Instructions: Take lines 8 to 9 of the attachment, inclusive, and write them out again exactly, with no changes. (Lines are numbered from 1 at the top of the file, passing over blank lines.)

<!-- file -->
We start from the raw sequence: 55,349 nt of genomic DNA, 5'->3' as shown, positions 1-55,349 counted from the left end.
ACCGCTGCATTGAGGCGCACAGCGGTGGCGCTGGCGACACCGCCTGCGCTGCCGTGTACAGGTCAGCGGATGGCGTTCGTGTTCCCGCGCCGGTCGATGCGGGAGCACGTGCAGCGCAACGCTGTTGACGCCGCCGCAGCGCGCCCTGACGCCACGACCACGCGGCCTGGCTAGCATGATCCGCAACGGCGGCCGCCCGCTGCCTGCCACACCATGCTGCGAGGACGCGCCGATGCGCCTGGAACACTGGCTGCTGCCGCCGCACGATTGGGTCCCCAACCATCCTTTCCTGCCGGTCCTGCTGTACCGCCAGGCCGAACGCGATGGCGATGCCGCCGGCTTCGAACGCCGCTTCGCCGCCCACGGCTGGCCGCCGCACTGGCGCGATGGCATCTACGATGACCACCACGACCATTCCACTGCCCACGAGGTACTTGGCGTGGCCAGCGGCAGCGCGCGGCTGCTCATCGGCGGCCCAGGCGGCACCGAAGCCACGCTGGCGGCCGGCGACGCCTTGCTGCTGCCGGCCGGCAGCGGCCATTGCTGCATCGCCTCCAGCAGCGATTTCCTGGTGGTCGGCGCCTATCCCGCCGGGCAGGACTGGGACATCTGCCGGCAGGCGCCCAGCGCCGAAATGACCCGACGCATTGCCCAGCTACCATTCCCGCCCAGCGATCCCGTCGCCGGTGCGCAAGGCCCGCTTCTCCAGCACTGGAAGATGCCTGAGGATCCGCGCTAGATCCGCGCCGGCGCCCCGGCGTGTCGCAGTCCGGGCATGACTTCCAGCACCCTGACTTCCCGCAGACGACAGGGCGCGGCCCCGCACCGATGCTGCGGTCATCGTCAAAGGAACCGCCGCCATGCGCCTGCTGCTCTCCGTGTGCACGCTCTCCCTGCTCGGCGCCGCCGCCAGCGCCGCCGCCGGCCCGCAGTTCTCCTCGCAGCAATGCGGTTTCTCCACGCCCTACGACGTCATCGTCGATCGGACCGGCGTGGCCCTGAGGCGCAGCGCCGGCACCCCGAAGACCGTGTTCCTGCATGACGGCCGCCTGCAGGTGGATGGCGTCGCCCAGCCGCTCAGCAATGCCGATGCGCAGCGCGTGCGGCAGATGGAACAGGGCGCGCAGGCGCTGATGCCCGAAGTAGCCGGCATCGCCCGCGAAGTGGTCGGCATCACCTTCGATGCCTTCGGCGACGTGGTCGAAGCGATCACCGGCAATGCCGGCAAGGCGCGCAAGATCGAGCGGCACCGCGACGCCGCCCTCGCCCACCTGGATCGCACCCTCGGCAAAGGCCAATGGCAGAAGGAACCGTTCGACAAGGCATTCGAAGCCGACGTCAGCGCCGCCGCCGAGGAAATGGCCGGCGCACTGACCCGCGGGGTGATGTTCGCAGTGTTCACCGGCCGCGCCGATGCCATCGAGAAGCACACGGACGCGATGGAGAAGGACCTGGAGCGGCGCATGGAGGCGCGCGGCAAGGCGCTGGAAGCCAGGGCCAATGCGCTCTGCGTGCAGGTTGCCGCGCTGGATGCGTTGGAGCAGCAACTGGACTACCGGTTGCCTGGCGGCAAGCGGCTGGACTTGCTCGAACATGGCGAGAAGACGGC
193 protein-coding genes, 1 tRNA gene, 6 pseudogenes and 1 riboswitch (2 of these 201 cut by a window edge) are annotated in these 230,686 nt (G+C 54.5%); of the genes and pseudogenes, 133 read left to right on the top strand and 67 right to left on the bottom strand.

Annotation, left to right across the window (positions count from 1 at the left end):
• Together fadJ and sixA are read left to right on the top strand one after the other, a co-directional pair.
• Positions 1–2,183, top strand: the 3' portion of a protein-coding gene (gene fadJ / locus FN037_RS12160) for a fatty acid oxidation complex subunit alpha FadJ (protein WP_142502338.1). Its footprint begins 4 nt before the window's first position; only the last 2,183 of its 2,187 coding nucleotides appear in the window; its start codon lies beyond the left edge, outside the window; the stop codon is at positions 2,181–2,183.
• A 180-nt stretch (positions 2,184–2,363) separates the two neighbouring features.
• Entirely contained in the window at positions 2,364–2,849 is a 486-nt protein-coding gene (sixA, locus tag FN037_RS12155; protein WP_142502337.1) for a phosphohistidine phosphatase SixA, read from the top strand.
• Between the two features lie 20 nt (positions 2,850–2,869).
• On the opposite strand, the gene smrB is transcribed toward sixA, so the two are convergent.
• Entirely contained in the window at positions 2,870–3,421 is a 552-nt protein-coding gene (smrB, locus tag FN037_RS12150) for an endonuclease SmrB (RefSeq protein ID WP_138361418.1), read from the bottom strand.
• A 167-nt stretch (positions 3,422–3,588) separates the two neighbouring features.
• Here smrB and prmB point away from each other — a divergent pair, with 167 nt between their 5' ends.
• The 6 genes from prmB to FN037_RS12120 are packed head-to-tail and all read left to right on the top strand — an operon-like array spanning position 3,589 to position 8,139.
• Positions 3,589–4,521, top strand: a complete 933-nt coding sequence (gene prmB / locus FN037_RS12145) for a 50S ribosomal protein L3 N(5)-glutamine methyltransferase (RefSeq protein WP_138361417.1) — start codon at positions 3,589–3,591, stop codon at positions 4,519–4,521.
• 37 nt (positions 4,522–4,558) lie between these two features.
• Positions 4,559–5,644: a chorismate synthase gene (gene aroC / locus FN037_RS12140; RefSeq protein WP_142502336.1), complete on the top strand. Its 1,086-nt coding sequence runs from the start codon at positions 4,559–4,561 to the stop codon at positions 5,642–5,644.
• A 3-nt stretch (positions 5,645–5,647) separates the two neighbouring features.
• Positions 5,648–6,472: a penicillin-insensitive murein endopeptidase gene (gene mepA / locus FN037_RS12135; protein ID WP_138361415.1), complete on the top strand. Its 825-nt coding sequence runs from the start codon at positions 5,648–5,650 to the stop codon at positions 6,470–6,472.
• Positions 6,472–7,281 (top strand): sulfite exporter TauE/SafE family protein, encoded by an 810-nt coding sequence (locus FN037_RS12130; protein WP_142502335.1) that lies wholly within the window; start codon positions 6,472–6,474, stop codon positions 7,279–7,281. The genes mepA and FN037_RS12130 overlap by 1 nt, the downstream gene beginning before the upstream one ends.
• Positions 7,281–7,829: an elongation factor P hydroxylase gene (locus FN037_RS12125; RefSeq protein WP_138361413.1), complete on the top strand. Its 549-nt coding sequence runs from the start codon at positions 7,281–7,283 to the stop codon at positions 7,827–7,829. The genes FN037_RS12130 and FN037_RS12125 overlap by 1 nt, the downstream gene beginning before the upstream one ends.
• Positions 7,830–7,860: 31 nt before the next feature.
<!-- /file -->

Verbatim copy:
• Entirely contained in the window at positions 2,364–2,849 is a 486-nt protein-coding gene (sixA, locus tag FN037_RS12155; protein WP_142502337.1) for a phosphohistidine phosphatase SixA, read from the top strand.
• Between the two features lie 20 nt (positions 2,850–2,869).